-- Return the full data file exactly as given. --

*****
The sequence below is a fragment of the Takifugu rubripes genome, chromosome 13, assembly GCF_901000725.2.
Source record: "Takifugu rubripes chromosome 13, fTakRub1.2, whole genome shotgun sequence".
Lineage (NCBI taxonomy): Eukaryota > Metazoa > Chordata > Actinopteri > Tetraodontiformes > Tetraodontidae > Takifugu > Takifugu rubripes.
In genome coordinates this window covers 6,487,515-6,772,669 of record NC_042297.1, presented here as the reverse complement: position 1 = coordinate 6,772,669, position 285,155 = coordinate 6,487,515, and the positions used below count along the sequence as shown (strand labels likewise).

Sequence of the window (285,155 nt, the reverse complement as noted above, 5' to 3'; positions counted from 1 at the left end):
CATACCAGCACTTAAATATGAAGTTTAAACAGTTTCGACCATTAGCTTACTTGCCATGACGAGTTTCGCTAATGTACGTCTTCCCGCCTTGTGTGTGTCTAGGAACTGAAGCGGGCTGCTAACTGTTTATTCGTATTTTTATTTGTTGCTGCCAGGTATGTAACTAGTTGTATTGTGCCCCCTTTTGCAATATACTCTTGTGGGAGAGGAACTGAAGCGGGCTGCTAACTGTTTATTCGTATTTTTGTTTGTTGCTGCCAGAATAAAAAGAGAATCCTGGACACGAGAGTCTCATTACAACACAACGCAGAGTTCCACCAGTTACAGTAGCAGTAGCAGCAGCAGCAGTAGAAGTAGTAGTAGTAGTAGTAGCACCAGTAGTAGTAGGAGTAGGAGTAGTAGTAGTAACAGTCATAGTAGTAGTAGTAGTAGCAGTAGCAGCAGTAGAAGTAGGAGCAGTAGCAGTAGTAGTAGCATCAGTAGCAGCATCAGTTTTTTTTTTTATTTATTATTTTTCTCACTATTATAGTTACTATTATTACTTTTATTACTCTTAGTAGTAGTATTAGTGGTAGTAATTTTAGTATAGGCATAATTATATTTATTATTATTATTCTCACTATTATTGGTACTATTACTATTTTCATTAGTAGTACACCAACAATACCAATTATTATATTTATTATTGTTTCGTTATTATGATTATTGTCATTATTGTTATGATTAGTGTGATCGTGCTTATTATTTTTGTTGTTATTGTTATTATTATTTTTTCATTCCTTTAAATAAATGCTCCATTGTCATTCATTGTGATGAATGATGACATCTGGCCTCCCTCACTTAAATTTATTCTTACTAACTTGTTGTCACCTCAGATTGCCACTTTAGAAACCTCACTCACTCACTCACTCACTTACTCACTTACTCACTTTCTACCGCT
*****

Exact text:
The sequence below is a fragment of the Takifugu rubripes genome, chromosome 13, assembly GCF_901000725.2.
Source record: "Takifugu rubripes chromosome 13, fTakRub1.2, whole genome shotgun sequence".
Lineage (NCBI taxonomy): Eukaryota > Metazoa > Chordata > Actinopteri > Tetraodontiformes > Tetraodontidae > Takifugu > Takifugu rubripes.
In genome coordinates this window covers 6,487,515-6,772,669 of record NC_042297.1, presented here as the reverse complement: position 1 = coordinate 6,772,669, position 285,155 = coordinate 6,487,515, and the positions used below count along the sequence as shown (strand labels likewise).

Sequence of the window (285,155 nt, the reverse complement as noted above, 5' to 3'; positions counted from 1 at the left end):
CATACCAGCACTTAAATATGAAGTTTAAACAGTTTCGACCATTAGCTTACTTGCCATGACGAGTTTCGCTAATGTACGTCTTCCCGCCTTGTGTGTGTCTAGGAACTGAAGCGGGCTGCTAACTGTTTATTCGTATTTTTATTTGTTGCTGCCAGGTATGTAACTAGTTGTATTGTGCCCCCTTTTGCAATATACTCTTGTGGGAGAGGAACTGAAGCGGGCTGCTAACTGTTTATTCGTATTTTTGTTTGTTGCTGCCAGAATAAAAAGAGAATCCTGGACACGAGAGTCTCATTACAACACAACGCAGAGTTCCACCAGTTACAGTAGCAGTAGCAGCAGCAGCAGTAGAAGTAGTAGTAGTAGTAGTAGCACCAGTAGTAGTAGGAGTAGGAGTAGTAGTAGTAACAGTCATAGTAGTAGTAGTAGTAGCAGTAGCAGCAGTAGAAGTAGGAGCAGTAGCAGTAGTAGTAGCATCAGTAGCAGCATCAGTTTTTTTTTTTATTTATTATTTTTCTCACTATTATAGTTACTATTATTACTTTTATTACTCTTAGTAGTAGTATTAGTGGTAGTAATTTTAGTATAGGCATAATTATATTTATTATTATTATTCTCACTATTATTGGTACTATTACTATTTTCATTAGTAGTACACCAACAATACCAATTATTATATTTATTATTGTTTCGTTATTATGATTATTGTCATTATTGTTATGATTAGTGTGATCGTGCTTATTATTTTTGTTGTTATTGTTATTATTATTTTTTCATTCCTTTAAATAAATGCTCCATTGTCATTCATTGTGATGAATGATGACATCTGGCCTCCCTCACTTAAATTTATTCTTACTAACTTGTTGTCACCTCAGATTGCCACTTTAGAAACCTCACTCACTCACTCACTCACTTACTCACTTACTCACTTTCTACCGCT